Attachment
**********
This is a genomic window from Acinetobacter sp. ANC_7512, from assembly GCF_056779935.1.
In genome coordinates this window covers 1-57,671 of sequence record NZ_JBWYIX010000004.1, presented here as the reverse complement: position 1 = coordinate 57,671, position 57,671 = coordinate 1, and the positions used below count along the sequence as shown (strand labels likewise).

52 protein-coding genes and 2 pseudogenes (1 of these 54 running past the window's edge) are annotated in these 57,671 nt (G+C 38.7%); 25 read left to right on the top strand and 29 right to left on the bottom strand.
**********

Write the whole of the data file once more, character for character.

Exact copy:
This is a genomic window from Acinetobacter sp. ANC_7512, from assembly GCF_056779935.1.
In genome coordinates this window covers 1-57,671 of sequence record NZ_JBWYIX010000004.1, presented here as the reverse complement: position 1 = coordinate 57,671, position 57,671 = coordinate 1, and the positions used below count along the sequence as shown (strand labels likewise).

52 protein-coding genes and 2 pseudogenes (1 of these 54 running past the window's edge) are annotated in these 57,671 nt (G+C 38.7%); 25 read left to right on the top strand and 29 right to left on the bottom strand.